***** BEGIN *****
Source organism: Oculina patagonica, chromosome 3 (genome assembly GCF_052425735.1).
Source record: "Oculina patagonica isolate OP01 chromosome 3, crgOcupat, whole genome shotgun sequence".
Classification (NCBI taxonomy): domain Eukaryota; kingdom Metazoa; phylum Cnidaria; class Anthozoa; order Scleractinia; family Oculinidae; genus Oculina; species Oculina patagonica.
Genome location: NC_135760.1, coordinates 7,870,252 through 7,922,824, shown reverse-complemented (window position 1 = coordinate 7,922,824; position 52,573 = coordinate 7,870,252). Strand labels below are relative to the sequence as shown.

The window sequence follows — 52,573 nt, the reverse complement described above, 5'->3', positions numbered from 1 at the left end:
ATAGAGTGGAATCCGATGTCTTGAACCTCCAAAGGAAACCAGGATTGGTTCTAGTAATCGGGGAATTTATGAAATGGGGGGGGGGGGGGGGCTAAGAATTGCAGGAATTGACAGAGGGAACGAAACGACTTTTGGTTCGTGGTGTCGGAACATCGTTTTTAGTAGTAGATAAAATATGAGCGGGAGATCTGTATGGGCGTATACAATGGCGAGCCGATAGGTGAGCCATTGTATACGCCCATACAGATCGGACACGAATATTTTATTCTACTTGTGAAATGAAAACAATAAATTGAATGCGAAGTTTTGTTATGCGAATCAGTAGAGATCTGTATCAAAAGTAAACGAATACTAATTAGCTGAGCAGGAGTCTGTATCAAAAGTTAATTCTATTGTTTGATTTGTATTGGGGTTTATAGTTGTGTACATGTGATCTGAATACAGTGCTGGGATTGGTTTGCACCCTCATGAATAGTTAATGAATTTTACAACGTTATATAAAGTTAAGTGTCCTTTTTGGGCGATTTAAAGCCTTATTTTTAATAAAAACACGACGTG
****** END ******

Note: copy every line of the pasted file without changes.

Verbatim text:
Source organism: Oculina patagonica, chromosome 3 (genome assembly GCF_052425735.1).
Source record: "Oculina patagonica isolate OP01 chromosome 3, crgOcupat, whole genome shotgun sequence".
Classification (NCBI taxonomy): domain Eukaryota; kingdom Metazoa; phylum Cnidaria; class Anthozoa; order Scleractinia; family Oculinidae; genus Oculina; species Oculina patagonica.
Genome location: NC_135760.1, coordinates 7,870,252 through 7,922,824, shown reverse-complemented (window position 1 = coordinate 7,922,824; position 52,573 = coordinate 7,870,252). Strand labels below are relative to the sequence as shown.

The window sequence follows — 52,573 nt, the reverse complement described above, 5'->3', positions numbered from 1 at the left end:
ATAGAGTGGAATCCGATGTCTTGAACCTCCAAAGGAAACCAGGATTGGTTCTAGTAATCGGGGAATTTATGAAATGGGGGGGGGGGGGGGGCTAAGAATTGCAGGAATTGACAGAGGGAACGAAACGACTTTTGGTTCGTGGTGTCGGAACATCGTTTTTAGTAGTAGATAAAATATGAGCGGGAGATCTGTATGGGCGTATACAATGGCGAGCCGATAGGTGAGCCATTGTATACGCCCATACAGATCGGACACGAATATTTTATTCTACTTGTGAAATGAAAACAATAAATTGAATGCGAAGTTTTGTTATGCGAATCAGTAGAGATCTGTATCAAAAGTAAACGAATACTAATTAGCTGAGCAGGAGTCTGTATCAAAAGTTAATTCTATTGTTTGATTTGTATTGGGGTTTATAGTTGTGTACATGTGATCTGAATACAGTGCTGGGATTGGTTTGCACCCTCATGAATAGTTAATGAATTTTACAACGTTATATAAAGTTAAGTGTCCTTTTTGGGCGATTTAAAGCCTTATTTTTAATAAAAACACGACGTG